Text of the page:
How to Manage Principals
By Barry Vitcov and Gary Bloom
Traditional teacher supervision has long been a pro forma process that results in a few “dog and pony show” performances, with the principal completing some check-list based paperwork. Fortunately, this is changing, as ample evidence emerges showing that the process has not contributed to teacher effectiveness.
The supervision of the principal, however, is a sorely neglected though vital function. As research also is showing that principal quality has a direct and significant impact on student achievement, it makes sense that the evaluation and supervision process here needs to change and evolve as well.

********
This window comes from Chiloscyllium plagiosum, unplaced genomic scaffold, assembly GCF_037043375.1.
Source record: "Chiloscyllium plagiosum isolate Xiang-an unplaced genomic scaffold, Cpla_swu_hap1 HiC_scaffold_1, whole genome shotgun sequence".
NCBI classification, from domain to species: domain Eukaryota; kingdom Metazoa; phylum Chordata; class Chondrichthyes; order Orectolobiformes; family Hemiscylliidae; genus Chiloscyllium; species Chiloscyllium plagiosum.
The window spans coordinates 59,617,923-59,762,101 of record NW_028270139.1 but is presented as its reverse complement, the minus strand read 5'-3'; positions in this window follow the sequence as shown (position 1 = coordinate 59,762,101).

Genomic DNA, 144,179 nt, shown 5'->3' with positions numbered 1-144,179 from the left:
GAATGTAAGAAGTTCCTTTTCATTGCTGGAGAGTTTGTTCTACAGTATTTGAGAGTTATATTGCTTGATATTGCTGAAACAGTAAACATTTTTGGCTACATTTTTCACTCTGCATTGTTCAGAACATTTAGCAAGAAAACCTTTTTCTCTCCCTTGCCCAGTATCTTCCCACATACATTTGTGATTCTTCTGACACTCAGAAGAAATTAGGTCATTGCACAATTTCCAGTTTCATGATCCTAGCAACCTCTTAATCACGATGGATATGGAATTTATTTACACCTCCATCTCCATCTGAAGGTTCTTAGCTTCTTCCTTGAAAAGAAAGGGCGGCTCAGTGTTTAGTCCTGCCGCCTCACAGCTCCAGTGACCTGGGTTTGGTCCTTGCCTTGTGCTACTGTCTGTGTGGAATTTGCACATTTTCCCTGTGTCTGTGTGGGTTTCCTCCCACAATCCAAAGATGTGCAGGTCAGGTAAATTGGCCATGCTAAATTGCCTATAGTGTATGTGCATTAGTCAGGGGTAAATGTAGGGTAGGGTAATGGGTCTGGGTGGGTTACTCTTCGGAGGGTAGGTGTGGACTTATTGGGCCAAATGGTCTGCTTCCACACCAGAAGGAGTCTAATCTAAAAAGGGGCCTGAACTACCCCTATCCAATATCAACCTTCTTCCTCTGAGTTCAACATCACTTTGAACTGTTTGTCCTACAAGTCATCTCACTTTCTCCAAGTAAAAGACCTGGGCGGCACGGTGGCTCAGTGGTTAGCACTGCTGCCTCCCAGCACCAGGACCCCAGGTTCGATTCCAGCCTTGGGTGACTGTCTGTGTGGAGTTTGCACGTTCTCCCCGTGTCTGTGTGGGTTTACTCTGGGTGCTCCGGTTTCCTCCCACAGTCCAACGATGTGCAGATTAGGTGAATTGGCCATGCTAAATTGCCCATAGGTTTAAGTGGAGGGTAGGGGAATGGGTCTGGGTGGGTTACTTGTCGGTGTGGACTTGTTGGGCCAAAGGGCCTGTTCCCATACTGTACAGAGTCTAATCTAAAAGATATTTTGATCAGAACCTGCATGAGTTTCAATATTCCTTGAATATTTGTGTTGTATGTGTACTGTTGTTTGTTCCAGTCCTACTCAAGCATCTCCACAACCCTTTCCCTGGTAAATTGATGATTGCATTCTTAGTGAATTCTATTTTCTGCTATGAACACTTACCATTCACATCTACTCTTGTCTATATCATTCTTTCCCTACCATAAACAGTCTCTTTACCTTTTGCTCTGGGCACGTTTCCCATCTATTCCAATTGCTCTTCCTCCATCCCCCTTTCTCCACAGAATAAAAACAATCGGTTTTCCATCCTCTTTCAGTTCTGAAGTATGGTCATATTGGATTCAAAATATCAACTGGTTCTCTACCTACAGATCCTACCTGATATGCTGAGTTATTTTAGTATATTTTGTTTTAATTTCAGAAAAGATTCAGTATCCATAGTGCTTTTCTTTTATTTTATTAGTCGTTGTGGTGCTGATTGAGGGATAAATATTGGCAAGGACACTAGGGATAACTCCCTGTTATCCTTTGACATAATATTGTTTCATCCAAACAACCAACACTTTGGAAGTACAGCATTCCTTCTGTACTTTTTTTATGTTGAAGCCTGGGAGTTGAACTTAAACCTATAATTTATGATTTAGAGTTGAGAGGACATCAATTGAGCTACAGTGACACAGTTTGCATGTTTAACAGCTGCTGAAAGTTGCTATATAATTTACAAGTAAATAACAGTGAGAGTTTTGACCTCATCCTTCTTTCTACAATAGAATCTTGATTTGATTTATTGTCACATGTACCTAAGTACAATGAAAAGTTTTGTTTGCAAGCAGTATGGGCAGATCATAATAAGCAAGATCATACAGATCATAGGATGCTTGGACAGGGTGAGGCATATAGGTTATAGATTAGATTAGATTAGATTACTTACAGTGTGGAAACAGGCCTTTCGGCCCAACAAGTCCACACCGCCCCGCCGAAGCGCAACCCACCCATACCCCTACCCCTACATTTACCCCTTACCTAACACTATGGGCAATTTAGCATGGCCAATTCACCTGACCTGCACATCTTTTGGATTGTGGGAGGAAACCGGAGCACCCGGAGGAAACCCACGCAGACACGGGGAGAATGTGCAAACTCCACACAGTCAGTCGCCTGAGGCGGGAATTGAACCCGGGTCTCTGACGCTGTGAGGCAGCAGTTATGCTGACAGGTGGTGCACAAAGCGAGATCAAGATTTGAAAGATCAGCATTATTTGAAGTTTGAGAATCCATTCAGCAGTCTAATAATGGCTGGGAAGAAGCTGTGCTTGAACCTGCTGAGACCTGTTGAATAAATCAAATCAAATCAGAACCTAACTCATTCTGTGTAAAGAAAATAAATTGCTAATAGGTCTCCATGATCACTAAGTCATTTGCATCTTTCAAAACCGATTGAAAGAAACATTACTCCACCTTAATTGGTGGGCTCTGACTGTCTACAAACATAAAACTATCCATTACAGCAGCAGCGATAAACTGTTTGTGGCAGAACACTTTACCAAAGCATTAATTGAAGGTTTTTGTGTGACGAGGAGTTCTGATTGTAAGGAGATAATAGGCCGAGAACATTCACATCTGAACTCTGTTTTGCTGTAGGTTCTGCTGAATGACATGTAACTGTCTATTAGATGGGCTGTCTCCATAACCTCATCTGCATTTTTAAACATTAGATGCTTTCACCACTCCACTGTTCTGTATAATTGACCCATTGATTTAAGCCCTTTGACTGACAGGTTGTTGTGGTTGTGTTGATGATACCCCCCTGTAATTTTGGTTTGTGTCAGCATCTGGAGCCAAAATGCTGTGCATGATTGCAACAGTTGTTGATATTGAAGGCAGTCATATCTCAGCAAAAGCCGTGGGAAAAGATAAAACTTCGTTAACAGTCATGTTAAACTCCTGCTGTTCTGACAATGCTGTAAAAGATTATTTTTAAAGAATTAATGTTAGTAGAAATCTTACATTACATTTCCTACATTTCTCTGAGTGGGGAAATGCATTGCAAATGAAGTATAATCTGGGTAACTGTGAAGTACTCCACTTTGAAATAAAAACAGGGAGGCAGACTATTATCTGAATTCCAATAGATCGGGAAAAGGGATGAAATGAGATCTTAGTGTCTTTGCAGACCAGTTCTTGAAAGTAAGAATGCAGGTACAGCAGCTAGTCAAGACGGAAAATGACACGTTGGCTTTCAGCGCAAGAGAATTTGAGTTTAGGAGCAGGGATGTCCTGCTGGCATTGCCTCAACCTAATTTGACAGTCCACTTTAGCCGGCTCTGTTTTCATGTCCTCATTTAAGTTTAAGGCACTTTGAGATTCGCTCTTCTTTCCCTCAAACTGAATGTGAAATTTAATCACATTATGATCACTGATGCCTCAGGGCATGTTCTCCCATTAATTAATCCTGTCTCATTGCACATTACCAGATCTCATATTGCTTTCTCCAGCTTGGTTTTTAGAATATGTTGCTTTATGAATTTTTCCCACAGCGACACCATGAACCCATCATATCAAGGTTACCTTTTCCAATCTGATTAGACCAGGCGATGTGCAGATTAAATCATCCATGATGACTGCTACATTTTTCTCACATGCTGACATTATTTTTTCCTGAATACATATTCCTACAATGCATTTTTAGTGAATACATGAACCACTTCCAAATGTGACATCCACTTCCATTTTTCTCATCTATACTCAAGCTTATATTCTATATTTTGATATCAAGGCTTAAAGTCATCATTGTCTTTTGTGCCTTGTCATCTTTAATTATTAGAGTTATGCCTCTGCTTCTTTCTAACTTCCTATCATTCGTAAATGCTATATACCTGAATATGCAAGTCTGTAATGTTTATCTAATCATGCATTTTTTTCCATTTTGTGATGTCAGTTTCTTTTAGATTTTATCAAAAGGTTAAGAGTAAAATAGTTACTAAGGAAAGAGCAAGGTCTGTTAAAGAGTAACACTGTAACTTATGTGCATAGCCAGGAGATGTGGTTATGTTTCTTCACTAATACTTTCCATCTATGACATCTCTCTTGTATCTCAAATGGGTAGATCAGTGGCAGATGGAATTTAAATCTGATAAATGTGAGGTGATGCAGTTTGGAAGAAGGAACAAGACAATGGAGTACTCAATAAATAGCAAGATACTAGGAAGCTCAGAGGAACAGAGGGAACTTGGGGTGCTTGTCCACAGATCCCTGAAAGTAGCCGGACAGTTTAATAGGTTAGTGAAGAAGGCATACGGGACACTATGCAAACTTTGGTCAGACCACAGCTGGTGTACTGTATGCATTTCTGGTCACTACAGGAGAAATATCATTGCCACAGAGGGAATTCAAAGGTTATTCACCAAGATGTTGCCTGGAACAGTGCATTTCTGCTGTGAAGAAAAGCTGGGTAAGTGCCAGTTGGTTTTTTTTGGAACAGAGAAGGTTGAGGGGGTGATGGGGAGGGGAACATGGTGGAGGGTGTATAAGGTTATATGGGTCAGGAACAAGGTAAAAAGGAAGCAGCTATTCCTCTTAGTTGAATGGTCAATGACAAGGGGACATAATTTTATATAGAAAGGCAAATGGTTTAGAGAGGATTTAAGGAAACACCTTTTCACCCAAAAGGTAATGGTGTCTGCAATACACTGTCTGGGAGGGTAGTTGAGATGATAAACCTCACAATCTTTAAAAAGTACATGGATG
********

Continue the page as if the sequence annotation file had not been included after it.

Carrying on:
Traditional supervision of staff has two purposes: quality control and professional growth. As researchers who have worked with new and veteran principals, we believe the supervision of building-level administrators has a third purpose: nurturing school cultures that build and maintain professional learning communities that focus on student achievement.
In schools that are developing these true communities, supervision is an ongoing coaching relationship in which teaching practice and student outcomes are public and the commitment to continuous improvement is shared by everyone -- teachers, administrators, and students. Our review of research on adult learning, learning communities, and best practices in supervision has led us to conclude that effective principal supervision processes share common characteristics -- and we would like to share those with you.
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